Willow Springs in summer is the only place I had issues with the stock power steering. Nowhere else did I experience it, and Willow has the massive arc of Turn 2 which is at high speed, high loading, and high duration. I've run at Thunderhill and Buttonwillow in similar high temps and had not even a hint of power steering issues.

One thing I don't think I saw mentioned were differentials. I spent the money on a Quaife LSD and love it, even for street use. In fact, prior to installing it I would say the open diff was my biggest gripe with the car. It's trivial to cause the TC to kick in without an LSD.


· What do I look like, a comedian?
8,633 Posts
Discussion Starter · #15 ·
Thanks for the input, Steve! :thumbs_u:


· LX Modder
1,074 Posts
Great thread! Sorry I have been so busy - no time these days! I will give it a thorough read asap bro! Good on ya! Someone "Bean" him right between the eyes already! :)

· Finding the Line - Semper Fi
1,176 Posts
All great infomation.Thanks everyone.

One thing noted That I hadn't before was PSI.

I started at 40PSI cold all around, drove to the track 6-7 miles, then checked it was like 42psi. Did a track session (10 laps) and looked for scrub. Deflated by 3PSI each time and found that by my third session my Hot PSI was like 35 Front and about 30-31 at the rears. Not sure but based on scrub marks (F1's) I deflated accordingly, and it seem to work great on my car. I have been using the same PSI at the track since.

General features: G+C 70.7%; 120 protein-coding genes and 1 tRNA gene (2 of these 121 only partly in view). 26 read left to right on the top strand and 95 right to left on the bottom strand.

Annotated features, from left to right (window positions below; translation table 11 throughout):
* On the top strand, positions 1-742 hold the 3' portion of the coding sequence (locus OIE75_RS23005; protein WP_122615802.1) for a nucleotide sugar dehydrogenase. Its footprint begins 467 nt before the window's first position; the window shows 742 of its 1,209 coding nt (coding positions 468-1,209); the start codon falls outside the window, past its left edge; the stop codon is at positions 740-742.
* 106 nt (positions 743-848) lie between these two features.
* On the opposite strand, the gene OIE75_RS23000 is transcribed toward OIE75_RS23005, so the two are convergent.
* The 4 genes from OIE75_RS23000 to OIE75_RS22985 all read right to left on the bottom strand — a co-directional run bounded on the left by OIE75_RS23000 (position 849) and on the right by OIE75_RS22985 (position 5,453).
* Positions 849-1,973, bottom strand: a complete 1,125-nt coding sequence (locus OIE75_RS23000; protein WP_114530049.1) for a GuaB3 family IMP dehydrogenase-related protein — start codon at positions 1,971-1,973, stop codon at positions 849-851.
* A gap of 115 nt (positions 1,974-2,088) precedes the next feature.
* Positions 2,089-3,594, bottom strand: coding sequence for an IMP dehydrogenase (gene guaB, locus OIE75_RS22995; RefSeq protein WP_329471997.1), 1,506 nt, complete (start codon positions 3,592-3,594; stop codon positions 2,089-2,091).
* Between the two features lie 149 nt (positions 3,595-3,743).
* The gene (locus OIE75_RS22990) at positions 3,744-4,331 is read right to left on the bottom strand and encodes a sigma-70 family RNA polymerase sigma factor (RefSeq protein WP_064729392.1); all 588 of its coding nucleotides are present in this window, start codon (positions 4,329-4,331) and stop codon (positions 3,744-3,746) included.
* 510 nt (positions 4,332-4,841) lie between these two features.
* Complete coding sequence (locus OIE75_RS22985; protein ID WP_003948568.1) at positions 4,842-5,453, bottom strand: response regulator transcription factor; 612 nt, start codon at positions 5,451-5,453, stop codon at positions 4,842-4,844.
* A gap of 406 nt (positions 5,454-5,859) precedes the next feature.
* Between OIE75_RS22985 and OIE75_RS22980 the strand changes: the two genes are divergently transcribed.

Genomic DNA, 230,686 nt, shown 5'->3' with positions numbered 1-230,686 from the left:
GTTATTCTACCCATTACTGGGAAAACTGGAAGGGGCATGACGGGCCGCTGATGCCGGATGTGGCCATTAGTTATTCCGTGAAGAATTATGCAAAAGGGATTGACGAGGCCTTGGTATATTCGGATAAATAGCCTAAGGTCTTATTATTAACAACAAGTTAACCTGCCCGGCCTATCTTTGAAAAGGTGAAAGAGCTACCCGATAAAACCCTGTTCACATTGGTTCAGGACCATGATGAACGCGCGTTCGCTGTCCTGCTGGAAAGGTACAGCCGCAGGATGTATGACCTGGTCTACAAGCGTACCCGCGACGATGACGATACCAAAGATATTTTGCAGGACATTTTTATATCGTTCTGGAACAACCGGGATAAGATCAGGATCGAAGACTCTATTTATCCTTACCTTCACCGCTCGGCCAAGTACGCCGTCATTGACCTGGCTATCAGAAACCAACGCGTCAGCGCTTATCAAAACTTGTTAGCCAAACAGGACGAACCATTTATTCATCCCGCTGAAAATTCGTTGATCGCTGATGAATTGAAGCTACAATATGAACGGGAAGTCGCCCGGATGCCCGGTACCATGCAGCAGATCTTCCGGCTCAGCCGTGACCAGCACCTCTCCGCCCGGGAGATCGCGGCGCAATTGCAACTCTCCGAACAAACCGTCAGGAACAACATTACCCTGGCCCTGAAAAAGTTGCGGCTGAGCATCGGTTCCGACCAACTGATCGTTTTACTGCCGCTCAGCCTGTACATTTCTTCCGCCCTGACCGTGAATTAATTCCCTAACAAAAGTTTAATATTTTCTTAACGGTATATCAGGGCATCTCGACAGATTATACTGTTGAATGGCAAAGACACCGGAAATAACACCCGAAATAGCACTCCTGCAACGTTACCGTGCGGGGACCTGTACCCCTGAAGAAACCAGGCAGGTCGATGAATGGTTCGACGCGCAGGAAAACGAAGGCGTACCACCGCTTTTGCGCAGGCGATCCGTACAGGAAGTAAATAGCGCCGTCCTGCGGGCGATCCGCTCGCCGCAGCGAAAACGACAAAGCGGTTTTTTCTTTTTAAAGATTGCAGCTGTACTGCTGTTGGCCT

(Maybe my car is lighter, now that I ripped out everything in the interior and stuck in a alum. seat
I got from Steve)...........

..........Just Kidding, I left the DVD player. LOL

· Master of Disaster
200 Posts
Walt, based on tire scrub I agree you can run the lower pressures. I had no scrub issues at 34psi cold, but found that I prefered the feel of the tires at 40 cold -- the car seemed to wander less. It's definitely a preference thing, I think.

And you can have my Butler seat when you can pry my cold, dead behind out of it :)


· What do I look like, a comedian?
8,633 Posts
Discussion Starter · #19 ·
Thanks guys! What tires n' wheels are you running, that you're setting at those pressures? ;)